It’s that time of year again – cold weather, post-holiday stresses, and cold and flu viruses are all around us. Escape from it all in less than five minutes! A cup of hot tea can warm your body, prevent illness, promote weight-loss, relieve stress, and create happiness. Read on for more information on the benefits of tea.
Weight-loss: The holidays are a season of indulgences and therefore the hardest time for maintaining diet goals. Green tea includes EGCG which is a compound that reduces body fat accumulation. EGCG slows fat cells’ response to insulin by inhibiting an enzyme required to form triglycerides. The compound also limits fat synthesis in the liver. Basically, it helps to keep you from getting fat. Drinking green tea regularly has also been shown to help suppress one’s appetite and increase one’s metabolism, both of which can help you consume fewer calories, and burn more of the calories you do consume. During this holiday season, enjoy your celebrations and indulge a little, but be sure to add a mug of the green stuff.
Illness Prevention: All the shopping, traveling, and socializing exposes us to the many cold and flu-inducing germs, while the added stress weakens our immune system. Several studies have shown that green tea has antiviral properties and antioxidants which can help ward off the flu. Researchers shows that green tea boosts the body’s defenses against infection and can help protect against disease. According to a study in the Proceedings of the National Academy of Sciences, a component in tea was found to prime the immune system to attack invading bacteria, viruses and fungi. A second experiment, using human volunteers, showed that immune system blood cells from tea drinkers responded five times faster to germs than did the blood cells of coffee drinkers.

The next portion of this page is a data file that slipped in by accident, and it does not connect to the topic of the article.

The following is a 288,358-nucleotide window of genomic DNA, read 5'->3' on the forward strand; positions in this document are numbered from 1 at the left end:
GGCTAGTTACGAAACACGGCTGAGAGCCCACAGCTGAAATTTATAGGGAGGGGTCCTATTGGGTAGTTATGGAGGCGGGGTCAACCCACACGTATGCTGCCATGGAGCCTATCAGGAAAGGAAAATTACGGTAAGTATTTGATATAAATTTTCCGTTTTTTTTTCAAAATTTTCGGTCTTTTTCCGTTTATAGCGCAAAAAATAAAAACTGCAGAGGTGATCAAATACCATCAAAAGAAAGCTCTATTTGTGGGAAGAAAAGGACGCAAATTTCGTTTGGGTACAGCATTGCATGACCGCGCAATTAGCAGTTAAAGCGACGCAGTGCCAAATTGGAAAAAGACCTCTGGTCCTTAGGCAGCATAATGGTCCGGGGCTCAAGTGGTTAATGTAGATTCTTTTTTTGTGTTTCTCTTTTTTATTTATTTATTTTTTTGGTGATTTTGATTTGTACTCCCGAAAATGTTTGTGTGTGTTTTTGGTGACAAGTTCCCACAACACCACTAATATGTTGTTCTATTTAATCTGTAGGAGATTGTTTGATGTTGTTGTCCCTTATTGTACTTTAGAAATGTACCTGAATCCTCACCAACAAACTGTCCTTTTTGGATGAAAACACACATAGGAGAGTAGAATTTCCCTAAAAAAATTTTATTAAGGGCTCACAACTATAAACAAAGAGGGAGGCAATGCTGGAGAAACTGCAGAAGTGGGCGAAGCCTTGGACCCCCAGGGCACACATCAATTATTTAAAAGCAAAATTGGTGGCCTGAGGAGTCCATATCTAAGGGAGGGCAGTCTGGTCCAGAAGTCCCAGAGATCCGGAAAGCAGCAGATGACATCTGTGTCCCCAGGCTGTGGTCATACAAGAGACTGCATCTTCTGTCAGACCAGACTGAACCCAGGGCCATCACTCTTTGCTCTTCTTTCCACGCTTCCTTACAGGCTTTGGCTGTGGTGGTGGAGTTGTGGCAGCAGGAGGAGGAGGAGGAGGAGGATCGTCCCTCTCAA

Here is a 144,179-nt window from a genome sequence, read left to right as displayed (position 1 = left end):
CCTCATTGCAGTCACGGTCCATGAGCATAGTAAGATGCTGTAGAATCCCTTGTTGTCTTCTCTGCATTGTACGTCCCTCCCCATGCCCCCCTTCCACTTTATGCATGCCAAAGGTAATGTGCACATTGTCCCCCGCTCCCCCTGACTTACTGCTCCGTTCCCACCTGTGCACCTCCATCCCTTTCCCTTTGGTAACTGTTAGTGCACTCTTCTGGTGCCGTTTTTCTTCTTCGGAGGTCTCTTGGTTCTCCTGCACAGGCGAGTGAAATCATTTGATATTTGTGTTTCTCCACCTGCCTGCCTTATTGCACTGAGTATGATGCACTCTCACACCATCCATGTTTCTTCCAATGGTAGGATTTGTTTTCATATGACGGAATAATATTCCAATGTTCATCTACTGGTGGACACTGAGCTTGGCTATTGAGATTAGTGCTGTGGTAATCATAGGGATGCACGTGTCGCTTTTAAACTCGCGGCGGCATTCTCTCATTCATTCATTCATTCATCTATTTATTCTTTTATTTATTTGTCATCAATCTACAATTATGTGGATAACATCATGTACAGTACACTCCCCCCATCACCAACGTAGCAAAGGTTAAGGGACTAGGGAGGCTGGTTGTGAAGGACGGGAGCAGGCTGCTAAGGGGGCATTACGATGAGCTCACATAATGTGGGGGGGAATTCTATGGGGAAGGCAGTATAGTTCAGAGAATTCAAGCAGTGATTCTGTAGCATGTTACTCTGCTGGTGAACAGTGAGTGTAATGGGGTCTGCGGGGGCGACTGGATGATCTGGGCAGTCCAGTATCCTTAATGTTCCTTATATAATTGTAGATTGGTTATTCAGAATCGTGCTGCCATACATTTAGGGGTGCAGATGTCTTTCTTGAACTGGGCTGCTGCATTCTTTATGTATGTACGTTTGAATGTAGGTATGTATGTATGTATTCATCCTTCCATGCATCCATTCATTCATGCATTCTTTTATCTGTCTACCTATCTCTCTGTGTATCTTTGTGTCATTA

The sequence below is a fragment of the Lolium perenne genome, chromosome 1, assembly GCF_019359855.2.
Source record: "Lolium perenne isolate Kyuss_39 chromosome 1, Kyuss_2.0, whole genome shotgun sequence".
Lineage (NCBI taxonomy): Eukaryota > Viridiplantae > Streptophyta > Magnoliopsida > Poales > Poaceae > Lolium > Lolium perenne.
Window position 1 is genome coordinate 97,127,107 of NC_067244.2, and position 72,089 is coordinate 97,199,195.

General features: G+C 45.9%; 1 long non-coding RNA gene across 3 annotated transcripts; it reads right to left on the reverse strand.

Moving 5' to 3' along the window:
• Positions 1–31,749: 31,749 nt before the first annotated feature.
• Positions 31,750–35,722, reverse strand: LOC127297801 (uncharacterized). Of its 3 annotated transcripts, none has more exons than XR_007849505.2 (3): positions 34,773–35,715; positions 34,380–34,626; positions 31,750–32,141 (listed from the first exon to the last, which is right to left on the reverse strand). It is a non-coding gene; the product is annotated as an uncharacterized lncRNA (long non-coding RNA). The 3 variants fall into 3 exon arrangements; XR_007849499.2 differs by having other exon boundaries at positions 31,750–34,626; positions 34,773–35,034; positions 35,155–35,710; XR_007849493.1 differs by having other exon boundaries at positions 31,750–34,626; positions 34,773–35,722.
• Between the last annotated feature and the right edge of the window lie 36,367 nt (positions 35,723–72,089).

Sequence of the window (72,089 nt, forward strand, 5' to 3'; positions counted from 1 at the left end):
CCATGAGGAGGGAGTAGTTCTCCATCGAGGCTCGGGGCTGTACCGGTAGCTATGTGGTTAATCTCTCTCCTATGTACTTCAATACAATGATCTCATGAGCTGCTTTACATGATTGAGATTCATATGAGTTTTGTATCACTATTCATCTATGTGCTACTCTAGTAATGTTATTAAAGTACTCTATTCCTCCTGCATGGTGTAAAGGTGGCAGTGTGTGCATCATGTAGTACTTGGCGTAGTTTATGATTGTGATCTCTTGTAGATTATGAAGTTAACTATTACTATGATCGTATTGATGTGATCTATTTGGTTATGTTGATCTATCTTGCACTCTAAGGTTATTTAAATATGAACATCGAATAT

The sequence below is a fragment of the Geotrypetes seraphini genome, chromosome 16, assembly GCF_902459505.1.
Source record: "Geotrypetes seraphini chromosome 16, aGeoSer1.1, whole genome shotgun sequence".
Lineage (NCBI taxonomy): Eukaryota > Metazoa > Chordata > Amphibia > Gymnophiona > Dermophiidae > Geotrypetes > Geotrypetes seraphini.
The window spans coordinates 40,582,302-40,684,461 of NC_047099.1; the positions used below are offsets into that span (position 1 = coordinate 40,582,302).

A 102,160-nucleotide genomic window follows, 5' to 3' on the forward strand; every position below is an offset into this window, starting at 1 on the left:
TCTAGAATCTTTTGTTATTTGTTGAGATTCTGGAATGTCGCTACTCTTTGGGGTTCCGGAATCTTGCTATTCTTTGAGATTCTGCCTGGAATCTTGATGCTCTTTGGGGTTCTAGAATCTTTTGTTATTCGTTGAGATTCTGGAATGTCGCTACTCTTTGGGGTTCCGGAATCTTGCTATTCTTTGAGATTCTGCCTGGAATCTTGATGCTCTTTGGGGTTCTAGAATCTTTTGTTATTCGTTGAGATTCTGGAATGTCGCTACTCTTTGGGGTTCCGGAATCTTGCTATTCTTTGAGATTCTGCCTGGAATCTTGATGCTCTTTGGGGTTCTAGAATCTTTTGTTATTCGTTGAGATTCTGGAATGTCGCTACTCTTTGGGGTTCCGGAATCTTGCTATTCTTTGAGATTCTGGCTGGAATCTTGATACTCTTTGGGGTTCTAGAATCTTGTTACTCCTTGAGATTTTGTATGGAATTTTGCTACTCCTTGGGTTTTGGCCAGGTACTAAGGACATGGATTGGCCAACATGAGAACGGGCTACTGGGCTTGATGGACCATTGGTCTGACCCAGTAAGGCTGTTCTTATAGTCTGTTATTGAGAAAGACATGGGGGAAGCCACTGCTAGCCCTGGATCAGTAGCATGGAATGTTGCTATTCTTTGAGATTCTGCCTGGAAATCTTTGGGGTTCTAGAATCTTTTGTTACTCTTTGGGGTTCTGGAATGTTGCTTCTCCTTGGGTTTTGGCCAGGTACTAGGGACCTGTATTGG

Relieve the Stress: Sitting by the fire with a warm beverage can be relaxing, especially when the rest of your day is hectic. However, if that drink is caffeinated, the caffeine may actually increase your stress. Too much caffeine can lead to anxiety, stress, and trouble sleeping. Green Tea only contains half the caffeine of a normal cup of coffee. Green tea also contains l-theanine, a relaxing amino acid that smoothes out the stimulating effects of caffeine and improves sleep. In addition, many people say green tea’s fresh, grassy flavor helps them relax. So, when you want to relax by the fire, enjoy a cup of green tea instead of coffee.
Create Happiness: As you read above, green tea is soothing, but did you know it can also increase your happiness? Karina Martinez, PhD, lead researcher at the Torry Pines Institute says that chemicals in tea (also in berries and chocolate) are mood enhancers. Her research suggests that flavor compounds in many foods bear a strong chemical resemblance to a mood-stabilizing drug called valproic acid. In addition to mood enhancing properties, green and black teas contain L-theanine, a chemical that relaxes the mind. If you’re feeling grinchy and need a little mood booster, skip the drugs, enjoy a mug of your favorite green or black tea, and regain your holiday cheer.